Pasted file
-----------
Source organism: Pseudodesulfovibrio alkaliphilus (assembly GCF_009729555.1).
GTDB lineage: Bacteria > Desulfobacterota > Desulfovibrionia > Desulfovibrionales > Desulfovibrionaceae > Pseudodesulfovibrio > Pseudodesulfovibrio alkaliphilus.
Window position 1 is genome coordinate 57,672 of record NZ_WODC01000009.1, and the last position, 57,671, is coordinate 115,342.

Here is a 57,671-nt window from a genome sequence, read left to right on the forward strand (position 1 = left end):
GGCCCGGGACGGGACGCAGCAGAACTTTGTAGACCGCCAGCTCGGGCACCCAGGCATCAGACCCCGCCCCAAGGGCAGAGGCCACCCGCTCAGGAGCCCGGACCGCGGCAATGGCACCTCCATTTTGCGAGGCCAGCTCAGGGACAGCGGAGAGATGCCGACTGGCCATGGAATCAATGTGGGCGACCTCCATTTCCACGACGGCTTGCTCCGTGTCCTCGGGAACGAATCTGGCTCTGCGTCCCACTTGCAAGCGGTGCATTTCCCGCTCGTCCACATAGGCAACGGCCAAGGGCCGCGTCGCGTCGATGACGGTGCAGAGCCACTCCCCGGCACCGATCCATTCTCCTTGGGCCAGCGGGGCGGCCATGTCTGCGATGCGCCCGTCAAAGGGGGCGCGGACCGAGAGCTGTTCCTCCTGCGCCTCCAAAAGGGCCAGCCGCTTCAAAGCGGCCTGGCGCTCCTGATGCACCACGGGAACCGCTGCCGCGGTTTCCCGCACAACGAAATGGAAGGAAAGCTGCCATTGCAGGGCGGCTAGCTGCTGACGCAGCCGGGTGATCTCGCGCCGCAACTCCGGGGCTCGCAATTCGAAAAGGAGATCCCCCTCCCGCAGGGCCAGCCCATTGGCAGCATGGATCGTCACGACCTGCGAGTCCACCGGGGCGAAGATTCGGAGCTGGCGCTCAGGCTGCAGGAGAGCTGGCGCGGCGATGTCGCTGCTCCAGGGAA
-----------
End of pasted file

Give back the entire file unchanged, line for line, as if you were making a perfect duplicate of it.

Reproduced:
Source organism: Pseudodesulfovibrio alkaliphilus (assembly GCF_009729555.1).
GTDB lineage: Bacteria > Desulfobacterota > Desulfovibrionia > Desulfovibrionales > Desulfovibrionaceae > Pseudodesulfovibrio > Pseudodesulfovibrio alkaliphilus.
Window position 1 is genome coordinate 57,672 of record NZ_WODC01000009.1, and the last position, 57,671, is coordinate 115,342.

Here is a 57,671-nt window from a genome sequence, read left to right on the forward strand (position 1 = left end):
GGCCCGGGACGGGACGCAGCAGAACTTTGTAGACCGCCAGCTCGGGCACCCAGGCATCAGACCCCGCCCCAAGGGCAGAGGCCACCCGCTCAGGAGCCCGGACCGCGGCAATGGCACCTCCATTTTGCGAGGCCAGCTCAGGGACAGCGGAGAGATGCCGACTGGCCATGGAATCAATGTGGGCGACCTCCATTTCCACGACGGCTTGCTCCGTGTCCTCGGGAACGAATCTGGCTCTGCGTCCCACTTGCAAGCGGTGCATTTCCCGCTCGTCCACATAGGCAACGGCCAAGGGCCGCGTCGCGTCGATGACGGTGCAGAGCCACTCCCCGGCACCGATCCATTCTCCTTGGGCCAGCGGGGCGGCCATGTCTGCGATGCGCCCGTCAAAGGGGGCGCGGACCGAGAGCTGTTCCTCCTGCGCCTCCAAAAGGGCCAGCCGCTTCAAAGCGGCCTGGCGCTCCTGATGCACCACGGGAACCGCTGCCGCGGTTTCCCGCACAACGAAATGGAAGGAAAGCTGCCATTGCAGGGCGGCTAGCTGCTGACGCAGCCGGGTGATCTCGCGCCGCAACTCCGGGGCTCGCAATTCGAAAAGGAGATCCCCCTCCCGCAGGGCCAGCCCATTGGCAGCATGGATCGTCACGACCTGCGAGTCCACCGGGGCGAAGATTCGGAGCTGGCGCTCAGGCTGCAGGAGAGCTGGCGCGGCGATGTCGCTGCTCCAGGGAA